Democrats have opted for a state-run primary to winnow the crowded field hoping to challenge Congresswoman Barbara Comstock, R-10th District, next year.
The 10th Congressional District Democratic Committee voted unanimously Nov. 18 to hold an open primary ahead of what is broadly expected to be one of the most competitive races in the country in the 2018 midterms.
With nine Democrats vying for the party’s nomination, reports surfaced earlier this fall that the group was mulling more insular nominating contests, like a “firehouse” primary or a party convention. But many of the candidates pushed back on that notion, with former Obama administration staffer Lindsey Davis Stover even launching a petition urging the committee to pick the June primary.
“I am thrilled with the committee’s decision to hold a state-run primary and want to thank all of the activists from across the district who have stepped up time after time advocating for a fair and open process for choosing the Democratic nominee,” Stover wrote in a statement. “Hundreds of voters have stood up for the right to vote and participate in the process, and to them I say: Your voices were heard today.”
State Sen. Jennifer Wexton, D-33rd District and the lone Democratic elected official in the race, also put out a statement supporting the committee’s decision. Other candidates--like Navy veteran Dave Hanson, Army veteran Dan Helmer, former federal prosecutor Paul Pelletier and school founder Deep Sran--also released statements and posted messages on social media praising the vote for a primary.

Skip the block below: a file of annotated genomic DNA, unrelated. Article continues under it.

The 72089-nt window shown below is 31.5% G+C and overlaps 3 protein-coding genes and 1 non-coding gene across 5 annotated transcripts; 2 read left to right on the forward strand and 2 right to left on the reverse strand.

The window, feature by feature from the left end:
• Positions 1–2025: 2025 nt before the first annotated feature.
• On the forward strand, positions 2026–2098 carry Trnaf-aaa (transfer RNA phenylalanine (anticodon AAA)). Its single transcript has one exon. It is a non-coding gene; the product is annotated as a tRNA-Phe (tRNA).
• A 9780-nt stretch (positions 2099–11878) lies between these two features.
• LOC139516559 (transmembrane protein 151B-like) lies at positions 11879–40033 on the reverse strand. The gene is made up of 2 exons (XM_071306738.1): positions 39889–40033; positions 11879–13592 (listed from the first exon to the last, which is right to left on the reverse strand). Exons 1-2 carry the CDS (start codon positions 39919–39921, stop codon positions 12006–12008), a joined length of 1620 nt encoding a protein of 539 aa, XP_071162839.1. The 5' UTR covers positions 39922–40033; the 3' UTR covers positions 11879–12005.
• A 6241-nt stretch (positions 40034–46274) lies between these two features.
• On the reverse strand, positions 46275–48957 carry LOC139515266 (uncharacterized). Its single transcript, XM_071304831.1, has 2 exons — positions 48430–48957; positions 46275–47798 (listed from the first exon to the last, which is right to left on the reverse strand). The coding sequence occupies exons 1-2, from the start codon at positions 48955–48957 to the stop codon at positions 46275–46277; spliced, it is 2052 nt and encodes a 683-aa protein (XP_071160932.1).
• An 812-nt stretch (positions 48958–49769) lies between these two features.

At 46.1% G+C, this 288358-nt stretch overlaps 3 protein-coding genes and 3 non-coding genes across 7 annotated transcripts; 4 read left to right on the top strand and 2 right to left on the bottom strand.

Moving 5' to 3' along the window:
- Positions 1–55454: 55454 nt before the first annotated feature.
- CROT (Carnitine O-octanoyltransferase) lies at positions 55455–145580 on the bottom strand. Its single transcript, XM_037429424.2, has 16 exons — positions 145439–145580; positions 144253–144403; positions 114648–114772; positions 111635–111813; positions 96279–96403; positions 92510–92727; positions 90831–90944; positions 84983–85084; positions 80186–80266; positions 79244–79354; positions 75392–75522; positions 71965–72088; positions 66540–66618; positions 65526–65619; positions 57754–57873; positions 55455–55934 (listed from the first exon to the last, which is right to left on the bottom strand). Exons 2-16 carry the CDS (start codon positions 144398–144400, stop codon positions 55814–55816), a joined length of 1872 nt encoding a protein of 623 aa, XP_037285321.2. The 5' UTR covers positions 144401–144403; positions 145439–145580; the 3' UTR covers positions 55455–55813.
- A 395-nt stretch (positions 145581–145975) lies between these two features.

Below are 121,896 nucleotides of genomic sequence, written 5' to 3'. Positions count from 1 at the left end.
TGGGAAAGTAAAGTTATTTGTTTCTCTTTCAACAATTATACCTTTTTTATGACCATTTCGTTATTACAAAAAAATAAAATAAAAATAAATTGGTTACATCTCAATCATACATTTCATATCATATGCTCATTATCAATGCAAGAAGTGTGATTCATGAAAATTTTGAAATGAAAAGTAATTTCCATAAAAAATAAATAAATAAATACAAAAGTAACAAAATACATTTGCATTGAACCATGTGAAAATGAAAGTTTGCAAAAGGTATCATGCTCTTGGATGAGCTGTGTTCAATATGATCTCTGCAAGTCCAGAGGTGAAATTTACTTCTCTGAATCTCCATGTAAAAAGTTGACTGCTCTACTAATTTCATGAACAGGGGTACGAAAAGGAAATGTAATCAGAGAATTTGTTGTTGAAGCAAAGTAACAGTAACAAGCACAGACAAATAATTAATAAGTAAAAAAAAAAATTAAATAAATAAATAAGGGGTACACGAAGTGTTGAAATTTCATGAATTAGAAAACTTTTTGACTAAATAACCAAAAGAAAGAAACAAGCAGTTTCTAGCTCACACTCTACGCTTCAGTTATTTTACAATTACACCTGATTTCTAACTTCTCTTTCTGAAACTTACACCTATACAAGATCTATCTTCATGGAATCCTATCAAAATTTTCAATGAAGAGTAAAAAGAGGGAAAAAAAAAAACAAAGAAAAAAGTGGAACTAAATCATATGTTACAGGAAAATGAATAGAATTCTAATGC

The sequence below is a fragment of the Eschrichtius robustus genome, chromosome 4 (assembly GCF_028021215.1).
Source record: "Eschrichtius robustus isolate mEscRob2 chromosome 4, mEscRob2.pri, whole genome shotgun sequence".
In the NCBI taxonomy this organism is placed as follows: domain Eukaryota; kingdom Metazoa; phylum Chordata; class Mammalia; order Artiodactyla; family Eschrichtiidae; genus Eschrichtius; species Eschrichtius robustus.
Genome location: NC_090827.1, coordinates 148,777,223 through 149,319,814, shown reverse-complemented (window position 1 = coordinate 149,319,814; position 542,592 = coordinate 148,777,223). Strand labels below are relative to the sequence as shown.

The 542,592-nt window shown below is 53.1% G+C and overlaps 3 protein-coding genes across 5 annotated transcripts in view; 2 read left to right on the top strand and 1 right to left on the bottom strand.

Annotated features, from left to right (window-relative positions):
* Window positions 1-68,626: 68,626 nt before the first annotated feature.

Scientist Julia Biggins, anti-human trafficking advocate Alison Friedman and Navy veteran Julien Modica round out the field. Educator Kimberly Adams briefly mounted a bid as well, but dropped out of the running.
Comstock is facing competition for the nomination from Shak Hill, who ran unsuccessfully for the GOP nomination in the 2014 race for U.S. Senate.
Democrats have long viewed Comstock’s district as a prime target for a pick-up, as it covers much of the increasingly blue-tinged Virginia suburbs — it includes all of Loudoun, Clarke and Frederick counties, along with parts of Prince William and Fairfax.
The results of the Nov. 7 elections have particularly emboldened Democrats targeting Comstock’s seat, as Democratic Lt. Gov. Ralph Northam managed to get 56 percent of the vote in the district to Republican Ed Gillespie’s 43 percent.
Yet Comstock has often out-performed other Republicans at the top of the ticket. In 2016 she bested President Donald Trump’s performance in the district by about 10 points.